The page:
# It would be wrong to conclude that a person has a Streptococcus infection if there is no other evidence than the fact...

Batman on August 30, 2014

Help

Please explain what logical structure in the stimulus is parallel with the choice (b)'s? Thanks,

Replies

Naz on September 9, 2014

Let's break down the argument in the stimulus.

We know that if there is no other evidence than the fact that Streptococcus bacilli are present in one's throat, then we cannot conclude that that person has a Streptococcus infection, since we also know that the infection does not occur unless the host is physically run down.

So, having a Streptococcus infection requires that Streptococcus bacilli are present in one's throat AND that the host is physically run down.

P: I ==> SBP & HPRD
not SBP or not HPRD ==> not I

Thus, if we do not know whether the host is physically run down, or in other words: if the only evidence we have is that Streptococcus bacilli are present in one's throat, i.e. we do not know that both requirements are present, then we cannot accurately conclude that that person has an infection.

C: not SBP or not HPRD ==> not I
I ==> SBP & HPRD

As you can see, our conclusion is the contrapositive of the principle rule.

Now, let's look at answer choice (B): "Even if a healthy lavender plant receives six or more hours of direct sunlight each day, one cannot predict on that basis alone that the plant will bloom, because lavender requires both six or more hours of sunlight per day and slightly alkaline soil to bloom."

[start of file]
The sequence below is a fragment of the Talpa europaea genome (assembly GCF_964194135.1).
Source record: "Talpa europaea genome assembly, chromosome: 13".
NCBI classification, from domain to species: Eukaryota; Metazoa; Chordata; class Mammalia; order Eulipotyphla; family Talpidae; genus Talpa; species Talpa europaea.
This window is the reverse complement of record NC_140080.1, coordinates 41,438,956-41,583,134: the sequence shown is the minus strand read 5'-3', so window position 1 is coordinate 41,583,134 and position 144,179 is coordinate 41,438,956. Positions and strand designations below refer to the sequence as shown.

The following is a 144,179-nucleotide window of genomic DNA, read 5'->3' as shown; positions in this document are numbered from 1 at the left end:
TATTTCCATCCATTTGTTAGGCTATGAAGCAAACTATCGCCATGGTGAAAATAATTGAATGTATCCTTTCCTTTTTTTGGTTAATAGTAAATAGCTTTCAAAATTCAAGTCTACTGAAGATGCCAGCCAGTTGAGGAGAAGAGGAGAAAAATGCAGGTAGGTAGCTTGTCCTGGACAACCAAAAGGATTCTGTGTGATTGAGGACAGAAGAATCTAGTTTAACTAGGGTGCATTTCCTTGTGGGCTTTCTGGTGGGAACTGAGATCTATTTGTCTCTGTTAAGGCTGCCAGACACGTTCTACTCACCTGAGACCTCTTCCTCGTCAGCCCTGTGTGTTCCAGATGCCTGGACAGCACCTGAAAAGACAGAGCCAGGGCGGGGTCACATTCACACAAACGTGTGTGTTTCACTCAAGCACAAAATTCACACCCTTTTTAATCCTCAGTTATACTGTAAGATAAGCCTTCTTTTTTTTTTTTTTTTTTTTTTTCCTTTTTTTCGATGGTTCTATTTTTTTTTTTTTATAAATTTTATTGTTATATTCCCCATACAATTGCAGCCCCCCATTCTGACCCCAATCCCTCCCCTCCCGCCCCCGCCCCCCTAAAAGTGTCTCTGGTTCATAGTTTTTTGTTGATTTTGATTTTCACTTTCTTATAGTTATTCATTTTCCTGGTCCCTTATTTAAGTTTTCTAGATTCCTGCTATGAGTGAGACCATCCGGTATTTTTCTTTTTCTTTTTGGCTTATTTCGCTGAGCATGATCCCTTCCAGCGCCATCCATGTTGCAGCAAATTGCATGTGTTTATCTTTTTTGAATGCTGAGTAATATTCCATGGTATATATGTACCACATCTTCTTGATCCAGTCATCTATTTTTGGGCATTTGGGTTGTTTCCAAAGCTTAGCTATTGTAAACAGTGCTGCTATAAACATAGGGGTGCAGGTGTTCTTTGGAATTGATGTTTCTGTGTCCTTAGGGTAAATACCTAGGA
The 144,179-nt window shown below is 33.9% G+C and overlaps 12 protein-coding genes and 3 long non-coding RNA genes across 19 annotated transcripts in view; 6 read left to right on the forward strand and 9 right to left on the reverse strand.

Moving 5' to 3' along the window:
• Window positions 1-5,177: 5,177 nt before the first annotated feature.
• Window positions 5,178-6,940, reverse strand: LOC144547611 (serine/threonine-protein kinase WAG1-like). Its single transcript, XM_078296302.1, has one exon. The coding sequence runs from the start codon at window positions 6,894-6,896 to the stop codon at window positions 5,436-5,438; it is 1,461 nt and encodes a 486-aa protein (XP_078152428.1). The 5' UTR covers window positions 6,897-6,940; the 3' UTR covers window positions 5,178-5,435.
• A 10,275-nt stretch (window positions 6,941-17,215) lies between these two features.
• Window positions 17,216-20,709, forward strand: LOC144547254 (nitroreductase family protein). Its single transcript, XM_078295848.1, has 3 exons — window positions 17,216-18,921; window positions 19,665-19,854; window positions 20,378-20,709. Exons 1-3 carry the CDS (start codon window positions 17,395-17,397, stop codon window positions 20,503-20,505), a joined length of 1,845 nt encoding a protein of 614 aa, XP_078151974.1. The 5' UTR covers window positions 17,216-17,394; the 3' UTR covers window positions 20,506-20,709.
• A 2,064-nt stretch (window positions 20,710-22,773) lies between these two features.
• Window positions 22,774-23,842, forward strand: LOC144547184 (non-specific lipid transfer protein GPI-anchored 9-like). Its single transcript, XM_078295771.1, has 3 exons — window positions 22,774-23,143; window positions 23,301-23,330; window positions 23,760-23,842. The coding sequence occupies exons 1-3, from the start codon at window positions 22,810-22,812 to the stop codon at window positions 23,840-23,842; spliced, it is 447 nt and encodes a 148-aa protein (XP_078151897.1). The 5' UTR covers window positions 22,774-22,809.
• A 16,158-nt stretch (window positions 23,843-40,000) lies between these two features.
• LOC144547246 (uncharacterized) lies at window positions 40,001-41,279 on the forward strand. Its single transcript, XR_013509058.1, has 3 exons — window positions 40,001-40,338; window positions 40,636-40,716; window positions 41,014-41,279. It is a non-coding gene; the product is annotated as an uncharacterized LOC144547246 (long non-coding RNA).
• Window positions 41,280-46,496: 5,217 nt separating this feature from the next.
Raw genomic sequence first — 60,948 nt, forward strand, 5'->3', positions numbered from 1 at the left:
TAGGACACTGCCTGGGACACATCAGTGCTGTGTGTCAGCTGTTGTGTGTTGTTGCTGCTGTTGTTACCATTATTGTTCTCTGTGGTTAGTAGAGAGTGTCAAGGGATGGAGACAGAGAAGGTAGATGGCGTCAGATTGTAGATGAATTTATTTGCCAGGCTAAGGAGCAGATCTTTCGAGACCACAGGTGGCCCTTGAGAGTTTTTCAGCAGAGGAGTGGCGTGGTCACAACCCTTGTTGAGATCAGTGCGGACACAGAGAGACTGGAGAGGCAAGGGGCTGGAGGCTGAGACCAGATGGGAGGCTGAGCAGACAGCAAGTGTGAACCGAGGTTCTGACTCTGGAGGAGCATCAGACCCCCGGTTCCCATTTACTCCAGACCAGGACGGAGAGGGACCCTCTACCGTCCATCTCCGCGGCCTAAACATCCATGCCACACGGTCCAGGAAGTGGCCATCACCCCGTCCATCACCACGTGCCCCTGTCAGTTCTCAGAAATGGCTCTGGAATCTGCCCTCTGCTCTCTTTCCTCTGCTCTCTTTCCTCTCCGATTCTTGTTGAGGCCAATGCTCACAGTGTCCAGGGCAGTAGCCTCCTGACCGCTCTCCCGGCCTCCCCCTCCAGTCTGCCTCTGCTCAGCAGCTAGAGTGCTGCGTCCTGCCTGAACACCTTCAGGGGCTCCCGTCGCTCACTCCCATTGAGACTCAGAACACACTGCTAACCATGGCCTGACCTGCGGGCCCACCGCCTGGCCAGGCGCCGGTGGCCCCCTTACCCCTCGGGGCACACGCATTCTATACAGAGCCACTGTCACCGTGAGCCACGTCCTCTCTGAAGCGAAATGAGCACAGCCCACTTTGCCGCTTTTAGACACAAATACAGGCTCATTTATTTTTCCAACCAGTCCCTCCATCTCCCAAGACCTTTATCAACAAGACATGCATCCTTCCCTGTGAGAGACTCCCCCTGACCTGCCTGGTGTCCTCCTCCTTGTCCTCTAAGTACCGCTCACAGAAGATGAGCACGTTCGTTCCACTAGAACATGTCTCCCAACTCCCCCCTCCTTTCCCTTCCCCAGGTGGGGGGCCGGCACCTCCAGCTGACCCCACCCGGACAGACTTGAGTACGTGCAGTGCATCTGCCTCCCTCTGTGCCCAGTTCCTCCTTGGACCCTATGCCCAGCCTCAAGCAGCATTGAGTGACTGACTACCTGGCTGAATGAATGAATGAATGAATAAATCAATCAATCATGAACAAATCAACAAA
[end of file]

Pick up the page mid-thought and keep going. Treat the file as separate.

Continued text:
Thus, for healthy lavender to bloom, it is necessary that the plant receives six or more hours of direct sunlight and that it has slightly alkaline soil.

P: LB ==> 6+ & SAS
not 6+ or not SAS ==> not LB

Thus, if we do not know whether there is slightly alkaline soil, i.e. if we only have one of the two requirements, we cannot predict that the lavender will bloom.

C: not 6+ or not SAS ==> not LB
LB ==> 6+ & SAS

Thus, both answer choice (B) and the stimulus have the following patterns of reasoning: A & B are required for the presence of C. Thus, C cannot be predicted on the sole basis that only one of A or B is known.

Hope that clears things up! Please let us know if you have any other questions.

Batman on September 9, 2014

I failed to connect two different statements with "AND" on the stimulus. Thanks a lot, Naz!!!